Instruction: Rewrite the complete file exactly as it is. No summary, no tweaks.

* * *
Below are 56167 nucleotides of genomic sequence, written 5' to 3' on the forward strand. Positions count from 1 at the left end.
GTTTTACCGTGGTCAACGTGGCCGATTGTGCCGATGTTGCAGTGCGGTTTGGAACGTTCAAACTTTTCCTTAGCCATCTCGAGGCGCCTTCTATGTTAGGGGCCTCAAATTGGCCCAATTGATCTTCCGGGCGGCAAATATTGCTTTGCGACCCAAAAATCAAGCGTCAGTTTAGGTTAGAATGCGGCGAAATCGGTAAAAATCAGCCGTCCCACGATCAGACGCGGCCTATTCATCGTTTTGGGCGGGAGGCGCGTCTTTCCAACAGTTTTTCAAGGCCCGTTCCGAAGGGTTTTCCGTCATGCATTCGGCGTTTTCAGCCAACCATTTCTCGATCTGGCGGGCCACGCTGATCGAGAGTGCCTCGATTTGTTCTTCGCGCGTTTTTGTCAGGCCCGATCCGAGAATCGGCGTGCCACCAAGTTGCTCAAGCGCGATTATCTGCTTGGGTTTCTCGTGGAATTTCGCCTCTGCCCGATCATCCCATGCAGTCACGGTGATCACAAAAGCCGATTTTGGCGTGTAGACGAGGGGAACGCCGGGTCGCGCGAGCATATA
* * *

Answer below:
Below are 56167 nucleotides of genomic sequence, written 5' to 3' on the forward strand. Positions count from 1 at the left end.
GTTTTACCGTGGTCAACGTGGCCGATTGTGCCGATGTTGCAGTGCGGTTTGGAACGTTCAAACTTTTCCTTAGCCATCTCGAGGCGCCTTCTATGTTAGGGGCCTCAAATTGGCCCAATTGATCTTCCGGGCGGCAAATATTGCTTTGCGACCCAAAAATCAAGCGTCAGTTTAGGTTAGAATGCGGCGAAATCGGTAAAAATCAGCCGTCCCACGATCAGACGCGGCCTATTCATCGTTTTGGGCGGGAGGCGCGTCTTTCCAACAGTTTTTCAAGGCCCGTTCCGAAGGGTTTTCCGTCATGCATTCGGCGTTTTCAGCCAACCATTTCTCGATCTGGCGGGCCACGCTGATCGAGAGTGCCTCGATTTGTTCTTCGCGCGTTTTTGTCAGGCCCGATCCGAGAATCGGCGTGCCACCAAGTTGCTCAAGCGCGATTATCTGCTTGGGTTTCTCGTGGAATTTCGCCTCTGCCCGATCATCCCATGCAGTCACGGTGATCACAAAAGCCGATTTTGGCGTGTAGACGAGGGGAACGCCGGGTCGCGCGAGCATATA